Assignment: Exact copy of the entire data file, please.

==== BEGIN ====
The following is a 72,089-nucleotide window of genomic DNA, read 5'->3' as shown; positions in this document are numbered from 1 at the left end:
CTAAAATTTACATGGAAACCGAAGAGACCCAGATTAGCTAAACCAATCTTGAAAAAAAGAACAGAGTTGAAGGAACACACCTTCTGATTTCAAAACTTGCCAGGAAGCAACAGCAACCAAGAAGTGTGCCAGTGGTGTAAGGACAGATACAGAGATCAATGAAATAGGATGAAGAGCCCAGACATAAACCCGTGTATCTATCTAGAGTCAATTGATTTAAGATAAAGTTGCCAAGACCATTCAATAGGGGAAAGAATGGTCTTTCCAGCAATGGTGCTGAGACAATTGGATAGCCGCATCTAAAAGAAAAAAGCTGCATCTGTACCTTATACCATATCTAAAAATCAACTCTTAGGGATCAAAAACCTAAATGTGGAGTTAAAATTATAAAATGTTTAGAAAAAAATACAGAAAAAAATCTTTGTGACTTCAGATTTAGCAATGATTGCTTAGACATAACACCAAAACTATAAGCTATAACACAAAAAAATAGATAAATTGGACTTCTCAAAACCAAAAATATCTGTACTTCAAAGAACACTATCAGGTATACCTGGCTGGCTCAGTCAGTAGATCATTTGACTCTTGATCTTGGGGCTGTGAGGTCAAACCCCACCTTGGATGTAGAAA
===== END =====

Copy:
The following is a 72,089-nucleotide window of genomic DNA, read 5'->3' as shown; positions in this document are numbered from 1 at the left end:
CTAAAATTTACATGGAAACCGAAGAGACCCAGATTAGCTAAACCAATCTTGAAAAAAAGAACAGAGTTGAAGGAACACACCTTCTGATTTCAAAACTTGCCAGGAAGCAACAGCAACCAAGAAGTGTGCCAGTGGTGTAAGGACAGATACAGAGATCAATGAAATAGGATGAAGAGCCCAGACATAAACCCGTGTATCTATCTAGAGTCAATTGATTTAAGATAAAGTTGCCAAGACCATTCAATAGGGGAAAGAATGGTCTTTCCAGCAATGGTGCTGAGACAATTGGATAGCCGCATCTAAAAGAAAAAAGCTGCATCTGTACCTTATACCATATCTAAAAATCAACTCTTAGGGATCAAAAACCTAAATGTGGAGTTAAAATTATAAAATGTTTAGAAAAAAATACAGAAAAAAATCTTTGTGACTTCAGATTTAGCAATGATTGCTTAGACATAACACCAAAACTATAAGCTATAACACAAAAAAATAGATAAATTGGACTTCTCAAAACCAAAAATATCTGTACTTCAAAGAACACTATCAGGTATACCTGGCTGGCTCAGTCAGTAGATCATTTGACTCTTGATCTTGGGGCTGTGAGGTCAAACCCCACCTTGGATGTAGAAA